From a personal point of view, I’d rather not pay the tax, and spend the money on sending my kids to a parochial school where they aren’t indoctrinated by people who think ‘1984’ was an instruction manual rather than a warning. I’d have more control over who their peers are, what they’re taught, and how they’re taught it. But I digress.

    You graciously concede that government systems – including the Canadian system – have problems, but that’s self-evident. Nobody here is claiming (as far as I’ve seen) that an American Government Health Care system will literally be the same as Canada’s, but we are saying that the KINDS of problem which you have admitted are the kinds of problems that they don’t want. And that’s the reason why coming up with all those reasons why to like Canadian healthcare are equally un-useful.

    We don’t see any value in denigrating government health-care systems or government in general on false assumptions. We can do it based on extensive documented evidence of incompetence and unintended outcomes of government policy (regardless of who’s living in 1600 Pennsylvania Av. at the time).

    We are in the ‘fortunate’ position of being able to evaluate Government-run healthcare for the poor, the old, and veterans. And as I noted above, when the finances of the program are run by the government it can’t manage its costs at all, and when the whole thing is run by the govenment, we can’t see how much it costs, and it’s often lousy.

    I don’t think it’s reasonable for government to propose running a universal system when it can’t demonstrate competence in running three smaller ones, but maybe that’s me being wierd. To do so is on a par with people who claim that communism was a great idea that would have worked if Stalin and Mao had “done it right”.

    I know, I’ve Godwinned the thread.
    *sigh*

  • Bod

    And regarding your reaction to Laird’s comment on subsidies – I think that again, you misunderstand your audience – there are few regulars here that support such market interference by Washington (or Westminster). Samizdata’s not a monolithic bloc of Fox News watchers, nor, indeed a monolithic bloc of anything.

    The vital point you seem to miss in your tu quoque is that the natural resources you supply to the the US are commodities, where the prices are set as a result of price discovery in the open (though sadly, not truly free), global market, which is entirely different from the drug market.

    We’re very grateful to Canada for supplying these materials, but we are buying them at exactly the same price that any other market participant would be buying them at.

    To the extent that I disagree with Laird, the drug company that sells those drugs to the Canadian healthcare system is simply attempting to maximize its profits within an existing (oppressive) regulatory environment. Of course, given its druthers, the pharma company would prefer to charge nationalized healthcare systems as much as possible, but they also have the right to sell at a reduced price if they feel it’s in their best interest to do so. Ultimately, the choices they make will affect their profitability, and hence, their share price.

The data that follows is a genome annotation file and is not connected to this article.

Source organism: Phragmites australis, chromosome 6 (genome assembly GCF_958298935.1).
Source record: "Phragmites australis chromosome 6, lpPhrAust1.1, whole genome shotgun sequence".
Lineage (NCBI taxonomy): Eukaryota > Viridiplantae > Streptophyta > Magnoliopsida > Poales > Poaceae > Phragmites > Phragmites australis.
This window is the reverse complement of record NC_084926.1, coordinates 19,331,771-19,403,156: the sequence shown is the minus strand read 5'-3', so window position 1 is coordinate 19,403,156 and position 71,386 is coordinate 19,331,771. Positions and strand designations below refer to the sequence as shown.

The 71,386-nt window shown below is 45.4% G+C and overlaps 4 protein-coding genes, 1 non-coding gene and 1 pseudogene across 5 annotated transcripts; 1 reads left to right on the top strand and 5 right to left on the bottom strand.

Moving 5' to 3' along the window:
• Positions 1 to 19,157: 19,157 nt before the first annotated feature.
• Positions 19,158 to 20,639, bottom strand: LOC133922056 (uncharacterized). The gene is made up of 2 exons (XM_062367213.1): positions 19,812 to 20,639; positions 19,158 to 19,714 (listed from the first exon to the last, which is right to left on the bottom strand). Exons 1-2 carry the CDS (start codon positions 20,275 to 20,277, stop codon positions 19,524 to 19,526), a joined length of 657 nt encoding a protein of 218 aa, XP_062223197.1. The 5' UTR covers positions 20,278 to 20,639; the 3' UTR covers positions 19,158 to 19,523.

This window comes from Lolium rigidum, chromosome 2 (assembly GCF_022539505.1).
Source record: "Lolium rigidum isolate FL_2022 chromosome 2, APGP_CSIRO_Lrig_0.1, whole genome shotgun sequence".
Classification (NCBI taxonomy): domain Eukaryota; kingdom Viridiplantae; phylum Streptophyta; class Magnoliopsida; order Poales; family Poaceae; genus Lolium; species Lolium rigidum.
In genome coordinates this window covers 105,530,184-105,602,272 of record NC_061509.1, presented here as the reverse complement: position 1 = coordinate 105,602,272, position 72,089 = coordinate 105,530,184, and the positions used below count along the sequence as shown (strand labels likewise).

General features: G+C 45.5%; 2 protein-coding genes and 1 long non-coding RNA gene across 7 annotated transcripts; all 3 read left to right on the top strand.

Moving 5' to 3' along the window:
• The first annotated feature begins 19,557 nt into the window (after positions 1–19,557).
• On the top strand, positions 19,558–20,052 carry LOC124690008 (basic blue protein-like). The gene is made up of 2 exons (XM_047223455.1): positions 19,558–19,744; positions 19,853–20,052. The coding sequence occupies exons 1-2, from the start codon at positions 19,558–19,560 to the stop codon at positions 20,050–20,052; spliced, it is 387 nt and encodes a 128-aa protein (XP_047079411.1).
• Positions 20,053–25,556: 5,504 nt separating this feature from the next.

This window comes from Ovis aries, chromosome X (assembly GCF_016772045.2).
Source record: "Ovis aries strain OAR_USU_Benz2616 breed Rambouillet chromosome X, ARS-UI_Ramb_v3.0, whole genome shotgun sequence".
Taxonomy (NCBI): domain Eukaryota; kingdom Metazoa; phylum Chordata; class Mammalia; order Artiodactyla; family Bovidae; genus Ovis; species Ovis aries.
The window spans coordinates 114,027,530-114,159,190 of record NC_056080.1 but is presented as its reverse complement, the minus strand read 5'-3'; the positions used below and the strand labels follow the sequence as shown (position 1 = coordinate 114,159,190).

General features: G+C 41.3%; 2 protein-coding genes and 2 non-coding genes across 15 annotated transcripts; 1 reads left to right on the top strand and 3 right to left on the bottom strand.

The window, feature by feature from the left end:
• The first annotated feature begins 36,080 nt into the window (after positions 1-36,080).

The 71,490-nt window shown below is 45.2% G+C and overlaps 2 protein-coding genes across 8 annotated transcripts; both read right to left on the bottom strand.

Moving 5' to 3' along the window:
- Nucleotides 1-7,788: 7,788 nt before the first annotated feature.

I’m sorry if you see resistance to universal healthcare by Americans as a criticism of the Canadian healthcare system, but inevitably, being the country-next-door will always invite comparisons since they make such appealing propaganda for both sides.

    In conclusion, whether you find it offensive to be called a freeloader or not, it’s your freely elected government’s national health system that is freeloading, and it’s entirely justified. You’re just the beneficiary.

  • Paul Marks

    j-t lists some (not all, but some) of the government schemes and regulations that make health care expensive in the United States. Specially he lists Medicare and Medicaid – which have had a similar effect to higher education subsidies (see the explosion in tuition fees).

    However, his response to a system in which government spending already amounts to about half of all health spending and where government regulations strangle what is left of civil society is to suggest even MORE government.

    ???????????????????????????????????????????????

    This is not “balance” – this responding to the negative effects of intervention (in this case the high cost of health care) by demanding yet more interventions (which were supposedly reduce the cost of health care).

    By the way – the protest marches were NOT just about health care, they were against the growth of government in general.

    As for the comments of Reg:

    As you have been told before (many times) Goldman Sachs supported the Obama Campaign – and is full of people who support any form of statism (especially bailouts for AIG which wind up in their own pockets) as long as the statism does not threaten them personally.

  • I generally prefer to let the comments flow but Paul Marks raises some points I think need reinforcing.

    I take President Obama’s word for it when he said that:

    1) the protests were not motivated by racism; and
    2) they were mostly motivated by opposition to government as a means of social change.

    He did not win election by some fluke (unlike Bill Clinton) and he is not dumb, unlike some of the people around him and many of his fans.

    I hope most of his policies fail, but the man has talent.